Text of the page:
Advertisement

BMC Genomics

, 17:382 | Cite as

Genome-wide analysis of gene expression reveals gene regulatory networks that regulate chasmogamous and cleistogamous flowering in Pseudostellaria heterophylla (Caryophyllaceae)

  • Yan Luo
  • Jin-Yong Hu
  • Lu Li
  • Yin-Ling Luo
  • Peng-Fei Wang
  • Bao-Hua Song
Open Access
Research article
Part of the following topical collections:
  1. Plant genomics

Abstract

Background

Pseudostellaria heterophylla produces both closed (cleistogamous, CL) and open (chasmogamous, CH) flowers on the same individual but in different seasons. The production of CH and CL flowers might be in response to environmental changes. To better understand the molecular mechanisms of CH and CL flowering, we compared the transcriptome of the two types of flowers to examine differential gene expression patterns, and to identify gene regulatory networks that control CH and CL flowering.

Results

Using RNA sequencing, we identified homologues of 428 Arabidopsis genes involved in regulating flowering processes and estimated the differential gene expression patterns between CH and CL flowers. Some of these genes involved in gene regulatory networks of flowering processes showed significantly differential expression patterns between CH and CL flowers. In addition, we identified another 396 differentially expressed transcripts between CH and CL flowers. Some are involved in environmental stress responses and flavonoid biosynthesis.

Conclusions

We propose how the differential expression of key members of three gene regulatory modules may explain CH and CL flowering. Future research is needed to investigate how the environment impinges on these flowering pathways to regulate CH and CL flowering in P. heterophylla.

Keywords

RNA-seq Transcriptome Cleistogamy Cleistogamous flowers Chasmogamous flowers Environmental response 

Abbreviations

CL

cleistogamous

CH

chasmogamous

DETs

Differentially expressed transcripts

qRT-PCR

quantitative real-time PCR

BLAST

Basic Local Alignment Search Tool

GRNs

gene regulatory networks

FM

flower meristem

Background

Cleistogamy is a special mating system of flowering plants and has been reported for approximately 700 species [1, 2, 3]. Three categories of cleistogamy are recognized: dimorphic cleistogamy, complete cleistogamy and induced cleistogamy [3]. Dimorphic cleistogamous plants produce both closed (cleistogamous, CL) flowers and open (chasmogamous, CH) flowers on the same individual or on different individuals. The CL flower is often more juvenile in appearance and is characterized mainly by reductions in flower size, corolla and stamen number. A CL flower is also considered to be a modified form of a CH flower [1, 4, 5, 6, 7]. Complete cleistogamous plants produce only CL flowers, whereas induced cleistogamous plants can produce both CL and CH flowers but without any floral organ reduction in the CL flowers. The CL flowers are induced due to the failure of the flowers to open when changes in certain environmental factors [3]. In several cleistogamous species, the ability to produce CH and CL flowers can be affected by seasonal and environmental stresses, including drought, flood, salinity, nutrient deprivation, and shade [1, 3, 8, 9, 10]. Cleistogamy may be advantageous because CL flowers ensure seed set by self-pollination under severe environmental conditions [1, 11]. The energetic costs (involved in producing sepals, petals and nectar) of CL flowers appear to be considerably lower than those of CH flowers [12, 13].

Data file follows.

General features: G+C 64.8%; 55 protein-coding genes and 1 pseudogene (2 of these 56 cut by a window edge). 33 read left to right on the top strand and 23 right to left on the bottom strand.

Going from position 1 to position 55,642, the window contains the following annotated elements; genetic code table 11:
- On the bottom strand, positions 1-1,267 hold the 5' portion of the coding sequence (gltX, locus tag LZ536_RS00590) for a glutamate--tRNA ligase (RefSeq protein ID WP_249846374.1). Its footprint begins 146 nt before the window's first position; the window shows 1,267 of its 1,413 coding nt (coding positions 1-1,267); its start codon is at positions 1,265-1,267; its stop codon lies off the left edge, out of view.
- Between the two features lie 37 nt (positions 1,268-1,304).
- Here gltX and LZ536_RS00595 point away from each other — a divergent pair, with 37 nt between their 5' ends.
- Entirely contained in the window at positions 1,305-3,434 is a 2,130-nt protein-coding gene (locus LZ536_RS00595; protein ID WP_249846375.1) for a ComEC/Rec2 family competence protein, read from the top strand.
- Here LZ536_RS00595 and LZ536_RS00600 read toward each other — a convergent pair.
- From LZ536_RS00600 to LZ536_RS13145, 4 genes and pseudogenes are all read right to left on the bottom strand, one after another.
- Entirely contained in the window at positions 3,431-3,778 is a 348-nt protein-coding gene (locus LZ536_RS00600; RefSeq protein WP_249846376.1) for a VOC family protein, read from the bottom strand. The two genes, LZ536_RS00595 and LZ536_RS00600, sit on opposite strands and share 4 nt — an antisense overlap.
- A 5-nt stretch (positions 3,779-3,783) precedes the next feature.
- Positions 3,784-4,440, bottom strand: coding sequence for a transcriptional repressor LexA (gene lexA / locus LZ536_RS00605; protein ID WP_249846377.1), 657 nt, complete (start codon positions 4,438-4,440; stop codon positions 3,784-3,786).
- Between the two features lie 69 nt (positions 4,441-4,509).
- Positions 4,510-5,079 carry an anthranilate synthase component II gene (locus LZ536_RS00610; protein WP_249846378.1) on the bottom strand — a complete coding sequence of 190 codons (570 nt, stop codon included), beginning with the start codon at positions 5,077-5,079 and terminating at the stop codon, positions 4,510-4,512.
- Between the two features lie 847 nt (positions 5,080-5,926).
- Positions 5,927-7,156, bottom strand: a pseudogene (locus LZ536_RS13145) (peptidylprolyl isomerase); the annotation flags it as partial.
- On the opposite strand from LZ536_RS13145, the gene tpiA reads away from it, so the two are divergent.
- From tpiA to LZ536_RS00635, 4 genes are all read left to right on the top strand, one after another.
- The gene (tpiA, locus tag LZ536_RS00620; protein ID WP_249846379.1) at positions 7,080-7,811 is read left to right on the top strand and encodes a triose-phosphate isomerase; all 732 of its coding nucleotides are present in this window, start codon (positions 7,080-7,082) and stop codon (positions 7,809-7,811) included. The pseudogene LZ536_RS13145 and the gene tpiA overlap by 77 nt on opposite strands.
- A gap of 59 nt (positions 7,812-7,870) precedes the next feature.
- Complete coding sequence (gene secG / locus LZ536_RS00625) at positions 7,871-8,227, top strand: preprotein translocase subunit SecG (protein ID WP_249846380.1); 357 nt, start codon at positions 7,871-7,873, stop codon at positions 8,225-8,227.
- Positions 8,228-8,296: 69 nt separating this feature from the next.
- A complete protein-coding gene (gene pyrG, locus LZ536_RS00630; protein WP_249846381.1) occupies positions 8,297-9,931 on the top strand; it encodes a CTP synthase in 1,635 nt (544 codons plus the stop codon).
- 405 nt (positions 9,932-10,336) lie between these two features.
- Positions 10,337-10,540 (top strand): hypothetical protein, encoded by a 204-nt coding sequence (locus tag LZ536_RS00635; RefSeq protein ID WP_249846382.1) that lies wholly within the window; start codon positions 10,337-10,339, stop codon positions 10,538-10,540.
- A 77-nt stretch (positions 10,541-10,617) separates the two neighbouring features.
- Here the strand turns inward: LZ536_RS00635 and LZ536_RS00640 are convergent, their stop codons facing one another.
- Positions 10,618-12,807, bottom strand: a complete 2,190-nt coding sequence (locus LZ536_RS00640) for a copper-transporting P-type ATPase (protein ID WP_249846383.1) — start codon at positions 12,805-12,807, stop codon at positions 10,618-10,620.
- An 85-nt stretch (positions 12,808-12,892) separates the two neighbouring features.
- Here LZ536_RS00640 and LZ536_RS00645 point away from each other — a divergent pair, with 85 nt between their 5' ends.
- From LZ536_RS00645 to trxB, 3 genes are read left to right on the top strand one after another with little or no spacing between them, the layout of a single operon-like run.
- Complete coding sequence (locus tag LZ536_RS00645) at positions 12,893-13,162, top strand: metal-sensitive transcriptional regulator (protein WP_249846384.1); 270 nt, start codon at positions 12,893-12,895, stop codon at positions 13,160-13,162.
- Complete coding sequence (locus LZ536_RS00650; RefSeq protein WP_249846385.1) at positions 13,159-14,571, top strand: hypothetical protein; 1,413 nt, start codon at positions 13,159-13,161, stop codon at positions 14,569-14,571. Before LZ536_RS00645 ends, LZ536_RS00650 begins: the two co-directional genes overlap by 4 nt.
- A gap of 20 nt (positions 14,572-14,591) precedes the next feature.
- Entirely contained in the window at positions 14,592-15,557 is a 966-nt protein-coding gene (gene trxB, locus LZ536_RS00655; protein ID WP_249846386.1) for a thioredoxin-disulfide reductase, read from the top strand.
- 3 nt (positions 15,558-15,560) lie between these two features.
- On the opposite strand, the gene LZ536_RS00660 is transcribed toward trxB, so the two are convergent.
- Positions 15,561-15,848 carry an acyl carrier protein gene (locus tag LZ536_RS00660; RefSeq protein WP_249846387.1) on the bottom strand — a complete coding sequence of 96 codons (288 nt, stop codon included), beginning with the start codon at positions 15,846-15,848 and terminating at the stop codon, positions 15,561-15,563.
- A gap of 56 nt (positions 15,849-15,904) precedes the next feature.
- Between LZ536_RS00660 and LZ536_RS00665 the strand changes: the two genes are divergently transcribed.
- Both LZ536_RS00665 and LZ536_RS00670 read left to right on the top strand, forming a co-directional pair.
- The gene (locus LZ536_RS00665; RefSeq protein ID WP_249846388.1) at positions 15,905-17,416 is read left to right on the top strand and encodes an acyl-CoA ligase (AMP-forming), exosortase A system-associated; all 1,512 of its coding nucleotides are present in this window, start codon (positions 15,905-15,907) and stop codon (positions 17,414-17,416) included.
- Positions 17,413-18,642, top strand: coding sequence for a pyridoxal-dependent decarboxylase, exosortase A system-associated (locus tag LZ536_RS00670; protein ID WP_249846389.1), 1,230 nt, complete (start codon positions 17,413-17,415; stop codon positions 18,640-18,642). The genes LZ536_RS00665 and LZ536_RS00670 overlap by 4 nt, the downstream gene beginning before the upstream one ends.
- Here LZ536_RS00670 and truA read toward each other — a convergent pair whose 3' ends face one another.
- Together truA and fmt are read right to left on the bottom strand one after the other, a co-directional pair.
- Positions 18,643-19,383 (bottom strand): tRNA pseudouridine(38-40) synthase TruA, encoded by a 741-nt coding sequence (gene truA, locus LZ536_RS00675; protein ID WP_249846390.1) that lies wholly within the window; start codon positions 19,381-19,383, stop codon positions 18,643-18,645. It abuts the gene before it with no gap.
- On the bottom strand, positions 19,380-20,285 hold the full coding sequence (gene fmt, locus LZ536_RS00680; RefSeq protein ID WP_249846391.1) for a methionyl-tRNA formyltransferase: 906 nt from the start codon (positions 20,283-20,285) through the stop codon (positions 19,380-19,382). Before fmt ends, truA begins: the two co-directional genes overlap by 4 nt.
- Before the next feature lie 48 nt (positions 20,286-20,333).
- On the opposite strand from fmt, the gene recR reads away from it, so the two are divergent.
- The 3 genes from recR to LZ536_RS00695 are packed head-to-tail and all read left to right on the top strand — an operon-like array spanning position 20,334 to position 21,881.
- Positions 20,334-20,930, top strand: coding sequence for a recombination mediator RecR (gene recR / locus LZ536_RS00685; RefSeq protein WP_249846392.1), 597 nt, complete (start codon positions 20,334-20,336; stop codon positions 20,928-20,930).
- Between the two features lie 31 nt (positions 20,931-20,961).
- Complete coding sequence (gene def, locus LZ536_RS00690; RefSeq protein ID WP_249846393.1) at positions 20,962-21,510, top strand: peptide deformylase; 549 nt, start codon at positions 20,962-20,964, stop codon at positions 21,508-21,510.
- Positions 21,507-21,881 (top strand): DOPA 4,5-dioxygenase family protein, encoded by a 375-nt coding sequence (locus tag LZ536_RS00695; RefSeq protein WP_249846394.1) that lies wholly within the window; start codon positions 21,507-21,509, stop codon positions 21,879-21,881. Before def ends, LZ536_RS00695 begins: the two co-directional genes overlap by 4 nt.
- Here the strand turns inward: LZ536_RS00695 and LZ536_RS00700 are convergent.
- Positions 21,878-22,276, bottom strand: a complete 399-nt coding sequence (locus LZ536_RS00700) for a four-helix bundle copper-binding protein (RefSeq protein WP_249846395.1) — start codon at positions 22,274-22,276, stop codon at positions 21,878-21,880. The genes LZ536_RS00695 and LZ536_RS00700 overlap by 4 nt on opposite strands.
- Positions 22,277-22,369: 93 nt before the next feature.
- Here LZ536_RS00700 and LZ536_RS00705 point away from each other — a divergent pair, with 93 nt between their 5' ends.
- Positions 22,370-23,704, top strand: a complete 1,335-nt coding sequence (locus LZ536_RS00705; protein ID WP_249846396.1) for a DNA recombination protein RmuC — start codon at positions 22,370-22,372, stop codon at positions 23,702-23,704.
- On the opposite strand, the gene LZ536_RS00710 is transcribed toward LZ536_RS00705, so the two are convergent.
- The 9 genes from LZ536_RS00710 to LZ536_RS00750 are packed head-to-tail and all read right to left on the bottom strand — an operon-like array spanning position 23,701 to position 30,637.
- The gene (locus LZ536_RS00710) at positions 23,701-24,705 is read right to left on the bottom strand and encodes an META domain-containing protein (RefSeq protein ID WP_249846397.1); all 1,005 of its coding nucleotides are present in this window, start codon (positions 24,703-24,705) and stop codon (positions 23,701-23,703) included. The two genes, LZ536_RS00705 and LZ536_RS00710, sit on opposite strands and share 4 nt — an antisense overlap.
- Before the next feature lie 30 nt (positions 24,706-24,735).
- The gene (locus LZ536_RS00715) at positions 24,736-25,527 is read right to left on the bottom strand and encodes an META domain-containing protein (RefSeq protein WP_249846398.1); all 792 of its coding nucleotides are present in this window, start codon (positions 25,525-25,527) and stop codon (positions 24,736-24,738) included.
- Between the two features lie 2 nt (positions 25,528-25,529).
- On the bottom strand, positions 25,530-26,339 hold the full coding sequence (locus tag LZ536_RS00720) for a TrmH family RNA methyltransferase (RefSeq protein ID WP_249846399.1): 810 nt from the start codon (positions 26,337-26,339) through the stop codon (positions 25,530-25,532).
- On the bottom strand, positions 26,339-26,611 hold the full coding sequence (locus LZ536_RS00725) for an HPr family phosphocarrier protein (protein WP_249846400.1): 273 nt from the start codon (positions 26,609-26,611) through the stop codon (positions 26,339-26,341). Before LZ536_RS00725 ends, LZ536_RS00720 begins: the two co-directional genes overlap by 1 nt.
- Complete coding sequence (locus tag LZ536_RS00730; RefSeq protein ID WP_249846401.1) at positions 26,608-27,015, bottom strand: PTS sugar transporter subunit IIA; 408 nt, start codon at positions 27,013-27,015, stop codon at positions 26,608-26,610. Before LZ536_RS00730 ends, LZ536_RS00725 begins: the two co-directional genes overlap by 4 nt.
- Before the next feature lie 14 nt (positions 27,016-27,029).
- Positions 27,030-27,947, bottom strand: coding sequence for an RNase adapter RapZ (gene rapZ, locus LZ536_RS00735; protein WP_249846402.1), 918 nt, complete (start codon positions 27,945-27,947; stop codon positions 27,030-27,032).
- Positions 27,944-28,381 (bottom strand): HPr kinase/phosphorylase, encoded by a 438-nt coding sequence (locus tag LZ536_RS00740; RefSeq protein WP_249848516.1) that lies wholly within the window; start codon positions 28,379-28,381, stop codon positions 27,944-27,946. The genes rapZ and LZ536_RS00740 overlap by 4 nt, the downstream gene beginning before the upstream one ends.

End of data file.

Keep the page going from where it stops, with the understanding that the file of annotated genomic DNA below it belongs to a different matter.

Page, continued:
The genetic regulation and mechanisms of cleistogamy have been studied in several crops that are not naturally cleistogamous. Cleistogamous flowers in barley and rice lack lodicules or display lodicule deformities due to mutations in certain floral identity genes. A mutation in the ERECT PANICLE2 gene is responsible for the rice cleistogamy mutant cl7(t), in which the lodicules exhibit a weak swelling ability, resulting in the failure of flowers to open [14]. The barley Cleistogamy1 (Cly1) gene is a homolog of A-class APETALA2 (AP2) and is targeted by microRNA miR172. The down-regulation of barley Cly1 caused by a mutation in the miR172 targeting site represses the development of lodicules, thereby leading to cleistogamy [15]. The Bn-CLG1A (CLG for cleistogamy) gene encoding a RINGv E3 ubiquitin ligase was isolated from a Brassica napusmutant; this gene leads to the formation of petal-closed flowers [16].

However, few studies investigated the genetic regulation of CH and CL flowering patterning in naturally cleistogamous species. The genetic regulatory mechanisms of natural cleistogamy may be quite different from those in crops using rare mutants. In naturally cleistogamous plants, both CH and CL flowers are produced by the same individual exposed to different environments [1, 2, 3, 17, 18]. Although the appearance of morphologically reduced CL flowers is not caused by the mutation of certain genes, it may be caused by variations in gene expression in some gene regulatory networks (GRNs) controlling the flowering processes. In a cross-species microarray analysis, Morinage et al. [18] identified 69 genes, including those related to floral development and cold stress response that were differentially expressed in CH and CL flowers of an annual cleistogamous herb, Cardamine kokaiensisYahara.